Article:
The applet below applies a symplectic (area-preserving) map to a disk of radius *R*: taking each point with polar coordinates
(*r*, θ) and mapping it to (√(*R*^{2} – *r*^{2}), θ).

Choose an image file to upload from your computer, or enter the full URL of an image to use from the internet.

You can drag anywhere on the source image to move the location of the disk, or drag on the perimeter of the disk to resize it.

How can we check that the function:

f_{R}(r, θ) = (√(R^{2}–r^{2}), θ)

preserves areas? In polar coordinates, area is measured by:

dA=rdrdθ

So we have:

r_{2}= √(R^{2}–r_{1}^{2})

θ_{2}= θ_{1}

dA_{2}=r_{2}dr_{2}dθ_{2}

= √(R^{2}–r_{1}^{2}) d(√(R^{2}–r_{1}^{2})) dθ_{1}

= √(R^{2}–r_{1}^{2}) (–2r_{1}) / (2 √(R^{2}–r_{1}^{2})) dr_{1}dθ_{1}

= –r_{1}dr_{1}dθ_{1}= –dA_{1}

The minus sign tells us that the function *f*_{R} produces a “mirror-reversed” image, but that the absolute value of the
area of any region is unchanged.

One interesting application of this area-preserving property is to show that the volume of the unit-radius ball in 2*n* dimensions is:

V(B^{2n}) = π^{n}/n!

That is to say, the volume is 1/*n*! times the volume of the Cartesian product of *n* unit disks. This is
reminiscent of the fact that a hypercube can be dissected into *n*! simplexes of equal volume. If the hypercube
has vertices (±1, ±1, ..., ±1) we can take one simplex to have the *n*+1 vertices:

v_{0}= (1, 1, 1, ..., 1)

v_{1}= (–1, 1, 1, ..., 1)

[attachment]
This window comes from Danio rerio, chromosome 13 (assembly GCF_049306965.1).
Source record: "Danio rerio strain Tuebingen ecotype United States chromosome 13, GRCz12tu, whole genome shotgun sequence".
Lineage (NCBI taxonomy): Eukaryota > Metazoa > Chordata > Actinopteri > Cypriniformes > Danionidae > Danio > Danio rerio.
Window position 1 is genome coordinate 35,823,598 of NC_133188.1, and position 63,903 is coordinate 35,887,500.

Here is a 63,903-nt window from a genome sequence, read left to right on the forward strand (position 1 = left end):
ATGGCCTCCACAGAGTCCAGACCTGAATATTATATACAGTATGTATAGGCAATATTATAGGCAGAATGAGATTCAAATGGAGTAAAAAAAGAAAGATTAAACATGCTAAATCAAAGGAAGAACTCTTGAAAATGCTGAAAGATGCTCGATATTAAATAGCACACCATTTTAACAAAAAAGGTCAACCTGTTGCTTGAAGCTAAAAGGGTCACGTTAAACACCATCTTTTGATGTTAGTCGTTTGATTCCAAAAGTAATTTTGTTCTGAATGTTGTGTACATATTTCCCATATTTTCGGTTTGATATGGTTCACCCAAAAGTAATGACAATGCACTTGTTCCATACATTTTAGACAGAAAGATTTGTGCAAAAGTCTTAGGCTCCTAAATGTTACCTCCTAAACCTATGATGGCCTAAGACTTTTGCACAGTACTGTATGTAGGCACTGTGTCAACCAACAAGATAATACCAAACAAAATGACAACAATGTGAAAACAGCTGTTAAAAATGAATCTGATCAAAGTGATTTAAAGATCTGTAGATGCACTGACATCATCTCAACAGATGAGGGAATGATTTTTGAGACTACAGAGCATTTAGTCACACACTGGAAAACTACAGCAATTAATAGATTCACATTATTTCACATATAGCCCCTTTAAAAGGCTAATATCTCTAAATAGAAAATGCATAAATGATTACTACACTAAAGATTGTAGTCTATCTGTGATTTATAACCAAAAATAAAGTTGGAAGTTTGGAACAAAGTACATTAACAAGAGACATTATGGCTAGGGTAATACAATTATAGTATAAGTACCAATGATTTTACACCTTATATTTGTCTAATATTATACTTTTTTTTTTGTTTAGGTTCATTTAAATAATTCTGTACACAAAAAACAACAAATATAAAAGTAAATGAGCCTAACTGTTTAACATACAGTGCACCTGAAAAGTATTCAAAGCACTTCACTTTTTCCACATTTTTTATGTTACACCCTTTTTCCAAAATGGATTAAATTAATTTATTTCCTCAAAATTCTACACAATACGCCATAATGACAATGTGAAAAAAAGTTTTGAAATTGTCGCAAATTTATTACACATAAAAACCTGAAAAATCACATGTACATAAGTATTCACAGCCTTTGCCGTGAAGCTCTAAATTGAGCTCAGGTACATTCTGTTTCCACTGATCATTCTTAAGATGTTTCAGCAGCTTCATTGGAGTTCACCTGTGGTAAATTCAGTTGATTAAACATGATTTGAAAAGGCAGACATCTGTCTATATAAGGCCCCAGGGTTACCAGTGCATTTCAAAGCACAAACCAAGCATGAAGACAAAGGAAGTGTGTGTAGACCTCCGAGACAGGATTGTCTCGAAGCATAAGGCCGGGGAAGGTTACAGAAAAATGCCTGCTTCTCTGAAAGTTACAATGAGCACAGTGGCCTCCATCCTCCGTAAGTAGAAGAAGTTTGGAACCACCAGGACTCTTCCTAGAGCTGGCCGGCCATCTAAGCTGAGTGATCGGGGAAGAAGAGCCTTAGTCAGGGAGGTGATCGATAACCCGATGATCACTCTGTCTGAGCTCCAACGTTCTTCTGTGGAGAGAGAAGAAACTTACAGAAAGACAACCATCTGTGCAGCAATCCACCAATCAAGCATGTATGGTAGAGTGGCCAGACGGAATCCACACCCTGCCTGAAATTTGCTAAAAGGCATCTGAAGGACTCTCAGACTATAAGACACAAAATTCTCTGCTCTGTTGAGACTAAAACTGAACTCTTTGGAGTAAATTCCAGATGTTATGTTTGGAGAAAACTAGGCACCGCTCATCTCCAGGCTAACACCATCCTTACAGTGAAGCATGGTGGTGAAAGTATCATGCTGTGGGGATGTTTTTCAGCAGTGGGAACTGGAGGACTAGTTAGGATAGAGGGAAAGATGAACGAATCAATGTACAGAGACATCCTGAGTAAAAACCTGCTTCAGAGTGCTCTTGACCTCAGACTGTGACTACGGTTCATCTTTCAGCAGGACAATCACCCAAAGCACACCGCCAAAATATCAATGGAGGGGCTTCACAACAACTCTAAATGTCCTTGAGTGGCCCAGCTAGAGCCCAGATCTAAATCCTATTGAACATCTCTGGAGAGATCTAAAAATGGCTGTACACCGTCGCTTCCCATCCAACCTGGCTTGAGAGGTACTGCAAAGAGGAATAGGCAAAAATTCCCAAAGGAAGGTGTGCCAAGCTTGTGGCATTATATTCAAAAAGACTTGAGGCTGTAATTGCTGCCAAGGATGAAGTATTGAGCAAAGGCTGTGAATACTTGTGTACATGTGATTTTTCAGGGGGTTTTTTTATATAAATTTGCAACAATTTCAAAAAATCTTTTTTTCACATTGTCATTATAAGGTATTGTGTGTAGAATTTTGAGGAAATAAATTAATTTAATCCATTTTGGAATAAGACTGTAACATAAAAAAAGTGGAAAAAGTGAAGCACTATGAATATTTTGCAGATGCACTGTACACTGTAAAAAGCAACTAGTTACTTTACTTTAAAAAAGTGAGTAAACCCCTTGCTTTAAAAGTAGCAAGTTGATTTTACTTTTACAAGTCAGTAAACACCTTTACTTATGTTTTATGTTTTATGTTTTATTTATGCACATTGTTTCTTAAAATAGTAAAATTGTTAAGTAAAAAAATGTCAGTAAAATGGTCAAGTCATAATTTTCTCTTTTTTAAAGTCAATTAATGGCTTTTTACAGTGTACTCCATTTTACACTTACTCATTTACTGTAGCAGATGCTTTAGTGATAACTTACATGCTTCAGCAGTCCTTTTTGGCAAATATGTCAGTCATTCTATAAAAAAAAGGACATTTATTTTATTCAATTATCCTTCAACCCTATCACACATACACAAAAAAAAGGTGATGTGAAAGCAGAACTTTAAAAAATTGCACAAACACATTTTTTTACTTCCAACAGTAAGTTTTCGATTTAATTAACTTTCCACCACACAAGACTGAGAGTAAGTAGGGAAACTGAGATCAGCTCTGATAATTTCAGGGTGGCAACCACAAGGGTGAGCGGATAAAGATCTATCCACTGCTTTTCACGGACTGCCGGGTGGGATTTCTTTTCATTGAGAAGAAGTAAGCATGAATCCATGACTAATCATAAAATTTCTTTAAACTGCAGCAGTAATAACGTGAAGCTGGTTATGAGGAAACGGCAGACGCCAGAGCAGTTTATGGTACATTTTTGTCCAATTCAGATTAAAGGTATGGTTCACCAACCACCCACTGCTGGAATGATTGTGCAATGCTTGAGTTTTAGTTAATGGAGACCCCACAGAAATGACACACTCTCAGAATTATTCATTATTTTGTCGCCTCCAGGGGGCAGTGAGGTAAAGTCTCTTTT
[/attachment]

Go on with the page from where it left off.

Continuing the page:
v_{2}= (–1, –1, 1, .., 1)

...

v_{n}= (–1, –1, –1, ..., –1)

and then generate the vertices of all *n*! simplexes by permuting these coordinates. The simplexes themselves
are the regions that satisfy:

–1 ≤x_{1}≤x_{2}≤ ... ≤x_{n}≤ 1

for all *n*! permutations of the coordinates *x*_{i}.

If we take a point that lies within the unit ball *B*^{2n} to be given by *polar coordinates* (*r*_{i}, θ_{i}) in *n* planes, we can define the following points
in the unit disk:

d_{1}=f_{1}(r_{1}, θ_{1}), so |d_{1}|^{2}= 1 –r_{1}^{2}

d_{2}=f_{|d1|}(r_{2}, θ_{2}), so |d_{2}|^{2}= 1 –r_{1}^{2}–r_{2}^{2}

d_{3}=f_{|d2|}(r_{3}, θ_{3}), so |d_{3}|^{2}= 1 –r_{1}^{2}–r_{2}^{2}–r_{2}^{3}

...

Clearly the |*d*_{i}| will be in descending order, so we are mapping the unit ball into a region with
just 1/*n*! of the total volume of the product of the unit disks (since every one of the *n*! possible orders for these
magnitudes will occupy an equal volume).
Because *f*_{R} preserves areas, the unit ball must have the same volume as the region into which it is mapped.
So we have shown that:

V(B^{2n}) = π^{n}/n!